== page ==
“We judge it necessary You forthwith Surrender, and deliver up the Government and Fortifications to be preserved, to be Disposed according to Order and Direction from the Crown of England . . . ”
“At the Town-House in Boston”
“We do therefore seize upon the Persons of those few Ill men which have been (next to our Sins) the grand Authors of our Miseries; resolving to secure them, for what Justice, Orders from his Highness, with the English Parliament shall direct . . . ”
“Boston Declaration of Grievances”
“At the Town-House in Boston” and “Boston Declaration of Grievances” suggest that seventeenth-century colonists regarded Massachusetts as a political and commercial entity discrete from, and yet dependent upon, the Crown. Sir Edmund Andros, governor of the Dominion of New England, surrendered to local leaders of New England in Boston on Thursday, April 18, 1689. His arrest and detainment concluded a chain of events initiated by the religious and commercial leaders of Boston to reassert their own autonomy as governors of Massachusetts.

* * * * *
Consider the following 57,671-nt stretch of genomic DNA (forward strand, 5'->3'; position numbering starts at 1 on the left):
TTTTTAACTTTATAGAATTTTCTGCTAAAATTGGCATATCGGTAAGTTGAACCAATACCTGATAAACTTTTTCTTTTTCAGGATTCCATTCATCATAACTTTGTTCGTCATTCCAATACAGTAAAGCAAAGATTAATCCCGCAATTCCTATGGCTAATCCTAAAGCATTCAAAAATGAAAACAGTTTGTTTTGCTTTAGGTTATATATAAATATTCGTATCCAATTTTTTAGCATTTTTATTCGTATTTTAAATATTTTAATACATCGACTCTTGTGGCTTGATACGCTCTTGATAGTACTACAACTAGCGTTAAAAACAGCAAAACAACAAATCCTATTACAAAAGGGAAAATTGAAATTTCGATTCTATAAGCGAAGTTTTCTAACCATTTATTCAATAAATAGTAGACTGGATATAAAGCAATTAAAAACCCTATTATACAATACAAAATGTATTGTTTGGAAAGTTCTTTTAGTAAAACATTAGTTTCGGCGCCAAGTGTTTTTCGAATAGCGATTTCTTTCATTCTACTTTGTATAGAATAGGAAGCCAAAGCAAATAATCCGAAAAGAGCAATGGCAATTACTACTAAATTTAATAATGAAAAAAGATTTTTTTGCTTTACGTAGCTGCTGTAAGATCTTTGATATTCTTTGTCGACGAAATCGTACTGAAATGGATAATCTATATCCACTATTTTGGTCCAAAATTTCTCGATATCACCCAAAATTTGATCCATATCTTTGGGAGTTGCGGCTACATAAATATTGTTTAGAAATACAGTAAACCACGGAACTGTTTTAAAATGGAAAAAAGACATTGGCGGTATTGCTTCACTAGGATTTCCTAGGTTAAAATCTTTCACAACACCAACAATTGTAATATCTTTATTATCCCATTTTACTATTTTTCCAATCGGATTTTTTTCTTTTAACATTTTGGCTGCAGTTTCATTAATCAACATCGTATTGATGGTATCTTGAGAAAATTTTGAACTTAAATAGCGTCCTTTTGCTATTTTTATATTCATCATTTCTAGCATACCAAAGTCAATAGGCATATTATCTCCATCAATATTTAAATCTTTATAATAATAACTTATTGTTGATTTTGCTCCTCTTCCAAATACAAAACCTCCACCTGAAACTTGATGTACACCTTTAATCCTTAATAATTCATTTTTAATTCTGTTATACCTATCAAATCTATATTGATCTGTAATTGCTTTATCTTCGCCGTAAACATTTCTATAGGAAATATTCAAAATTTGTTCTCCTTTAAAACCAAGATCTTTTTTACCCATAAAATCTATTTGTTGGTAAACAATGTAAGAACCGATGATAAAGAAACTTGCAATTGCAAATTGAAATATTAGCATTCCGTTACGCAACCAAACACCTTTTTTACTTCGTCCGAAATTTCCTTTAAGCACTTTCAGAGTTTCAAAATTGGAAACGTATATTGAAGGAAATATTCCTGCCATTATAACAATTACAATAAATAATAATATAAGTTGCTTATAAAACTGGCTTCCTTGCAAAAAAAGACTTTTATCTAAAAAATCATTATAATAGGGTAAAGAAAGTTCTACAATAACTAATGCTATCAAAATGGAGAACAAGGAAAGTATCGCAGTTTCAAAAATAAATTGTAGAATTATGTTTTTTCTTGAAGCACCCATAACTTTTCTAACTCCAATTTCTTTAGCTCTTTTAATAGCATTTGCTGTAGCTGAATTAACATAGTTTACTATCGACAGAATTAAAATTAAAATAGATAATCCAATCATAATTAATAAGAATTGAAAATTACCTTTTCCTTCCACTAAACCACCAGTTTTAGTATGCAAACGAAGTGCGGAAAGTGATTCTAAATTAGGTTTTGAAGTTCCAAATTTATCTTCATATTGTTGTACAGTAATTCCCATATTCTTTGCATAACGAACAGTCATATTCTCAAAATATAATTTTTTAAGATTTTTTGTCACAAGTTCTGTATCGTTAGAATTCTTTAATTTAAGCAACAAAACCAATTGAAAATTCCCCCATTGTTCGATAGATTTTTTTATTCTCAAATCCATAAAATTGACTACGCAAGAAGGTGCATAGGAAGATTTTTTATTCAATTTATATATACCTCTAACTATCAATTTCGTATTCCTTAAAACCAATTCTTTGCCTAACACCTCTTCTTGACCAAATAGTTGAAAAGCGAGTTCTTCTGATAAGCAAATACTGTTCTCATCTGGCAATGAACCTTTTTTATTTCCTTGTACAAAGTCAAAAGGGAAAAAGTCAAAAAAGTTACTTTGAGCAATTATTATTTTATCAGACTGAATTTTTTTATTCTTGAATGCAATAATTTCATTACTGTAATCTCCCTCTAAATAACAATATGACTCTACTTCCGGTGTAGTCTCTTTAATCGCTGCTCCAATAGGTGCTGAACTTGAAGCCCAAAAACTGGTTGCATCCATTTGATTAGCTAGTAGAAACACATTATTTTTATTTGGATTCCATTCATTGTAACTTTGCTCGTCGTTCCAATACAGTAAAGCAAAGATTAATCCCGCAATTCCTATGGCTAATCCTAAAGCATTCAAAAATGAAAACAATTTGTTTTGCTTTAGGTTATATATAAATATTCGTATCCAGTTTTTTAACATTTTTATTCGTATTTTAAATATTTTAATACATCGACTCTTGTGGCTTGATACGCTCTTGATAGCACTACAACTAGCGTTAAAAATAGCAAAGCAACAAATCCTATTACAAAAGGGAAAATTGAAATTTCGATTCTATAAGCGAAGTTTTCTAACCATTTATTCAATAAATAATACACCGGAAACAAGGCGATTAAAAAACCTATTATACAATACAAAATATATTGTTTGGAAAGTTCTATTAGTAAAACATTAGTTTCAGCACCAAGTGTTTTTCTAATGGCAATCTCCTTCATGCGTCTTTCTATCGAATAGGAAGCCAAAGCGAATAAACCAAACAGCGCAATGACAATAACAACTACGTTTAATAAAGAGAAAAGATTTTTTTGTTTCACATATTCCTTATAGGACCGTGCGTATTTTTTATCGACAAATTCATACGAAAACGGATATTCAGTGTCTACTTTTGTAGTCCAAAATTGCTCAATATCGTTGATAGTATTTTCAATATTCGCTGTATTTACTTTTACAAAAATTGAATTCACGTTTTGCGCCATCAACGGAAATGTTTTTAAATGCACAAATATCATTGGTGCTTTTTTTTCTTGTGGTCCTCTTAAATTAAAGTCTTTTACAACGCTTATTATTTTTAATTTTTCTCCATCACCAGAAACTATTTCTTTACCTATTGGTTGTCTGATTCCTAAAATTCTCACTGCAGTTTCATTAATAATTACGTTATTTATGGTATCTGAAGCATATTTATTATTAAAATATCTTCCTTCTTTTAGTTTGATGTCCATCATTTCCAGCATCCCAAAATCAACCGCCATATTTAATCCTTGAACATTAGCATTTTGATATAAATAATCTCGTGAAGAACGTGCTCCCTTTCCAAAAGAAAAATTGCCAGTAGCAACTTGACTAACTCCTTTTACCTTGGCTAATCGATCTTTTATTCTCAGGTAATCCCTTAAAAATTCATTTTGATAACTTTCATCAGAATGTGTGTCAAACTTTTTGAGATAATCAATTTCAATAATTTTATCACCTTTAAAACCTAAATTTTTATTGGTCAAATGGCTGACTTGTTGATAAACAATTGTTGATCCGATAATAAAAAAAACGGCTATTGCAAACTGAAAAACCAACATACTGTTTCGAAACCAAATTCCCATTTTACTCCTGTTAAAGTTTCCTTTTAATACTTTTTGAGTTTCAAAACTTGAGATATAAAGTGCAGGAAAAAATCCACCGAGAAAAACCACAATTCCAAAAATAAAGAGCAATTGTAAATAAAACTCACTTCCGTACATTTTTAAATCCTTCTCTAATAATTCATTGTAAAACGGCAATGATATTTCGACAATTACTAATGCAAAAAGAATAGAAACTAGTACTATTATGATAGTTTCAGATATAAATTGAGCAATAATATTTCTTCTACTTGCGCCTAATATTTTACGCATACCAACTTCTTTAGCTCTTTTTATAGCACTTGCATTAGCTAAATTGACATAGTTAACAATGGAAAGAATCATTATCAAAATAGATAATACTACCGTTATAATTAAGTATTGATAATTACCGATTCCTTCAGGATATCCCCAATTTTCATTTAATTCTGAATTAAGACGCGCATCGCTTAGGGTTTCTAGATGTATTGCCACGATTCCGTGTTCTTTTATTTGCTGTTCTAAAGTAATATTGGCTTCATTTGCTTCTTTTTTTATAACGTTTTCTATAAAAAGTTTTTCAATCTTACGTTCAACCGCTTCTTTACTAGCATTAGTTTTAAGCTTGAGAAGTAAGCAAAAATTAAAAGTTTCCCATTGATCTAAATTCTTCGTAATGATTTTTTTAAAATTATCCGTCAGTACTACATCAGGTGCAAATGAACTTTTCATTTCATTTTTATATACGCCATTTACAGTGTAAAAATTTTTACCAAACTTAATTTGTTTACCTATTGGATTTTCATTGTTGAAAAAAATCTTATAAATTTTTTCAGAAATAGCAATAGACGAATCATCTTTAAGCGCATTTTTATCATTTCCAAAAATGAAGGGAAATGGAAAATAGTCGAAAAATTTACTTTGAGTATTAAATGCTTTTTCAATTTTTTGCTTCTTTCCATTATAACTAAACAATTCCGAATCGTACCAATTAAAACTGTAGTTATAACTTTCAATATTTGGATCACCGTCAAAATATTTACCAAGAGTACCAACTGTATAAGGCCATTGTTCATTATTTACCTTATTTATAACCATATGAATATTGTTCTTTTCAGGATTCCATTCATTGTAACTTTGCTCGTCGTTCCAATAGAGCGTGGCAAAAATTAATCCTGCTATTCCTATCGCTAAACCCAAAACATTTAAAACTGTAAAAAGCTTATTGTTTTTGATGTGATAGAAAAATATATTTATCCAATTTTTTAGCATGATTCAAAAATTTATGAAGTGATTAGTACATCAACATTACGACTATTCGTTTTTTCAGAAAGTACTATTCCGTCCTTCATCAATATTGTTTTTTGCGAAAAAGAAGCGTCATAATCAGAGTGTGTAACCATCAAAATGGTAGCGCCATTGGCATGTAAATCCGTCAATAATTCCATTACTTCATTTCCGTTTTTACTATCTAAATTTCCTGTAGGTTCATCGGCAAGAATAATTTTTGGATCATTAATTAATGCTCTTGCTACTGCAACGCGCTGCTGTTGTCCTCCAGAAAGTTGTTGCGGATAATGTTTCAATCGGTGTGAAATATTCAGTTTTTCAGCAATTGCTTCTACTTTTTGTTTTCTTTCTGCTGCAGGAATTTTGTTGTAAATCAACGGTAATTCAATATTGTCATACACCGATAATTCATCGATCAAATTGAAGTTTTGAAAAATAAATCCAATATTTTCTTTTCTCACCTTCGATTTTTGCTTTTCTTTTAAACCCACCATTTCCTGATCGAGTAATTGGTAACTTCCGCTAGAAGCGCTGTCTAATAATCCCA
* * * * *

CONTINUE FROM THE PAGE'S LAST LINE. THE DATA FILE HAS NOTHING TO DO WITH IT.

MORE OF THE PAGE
Andros’s overthrow signaled the colonists’ rejection of the English Crown—the House of Stuart, at the time—and its attempts to centralize the administration of the English colonies into one dominion. It also served as an occasion to indict King James II’s Roman Catholicism and offer a gesture of support for William III’s Glorious Revolution, which swept the Stuarts from the throne of England in November 1688 and restored legislative power to Parliament.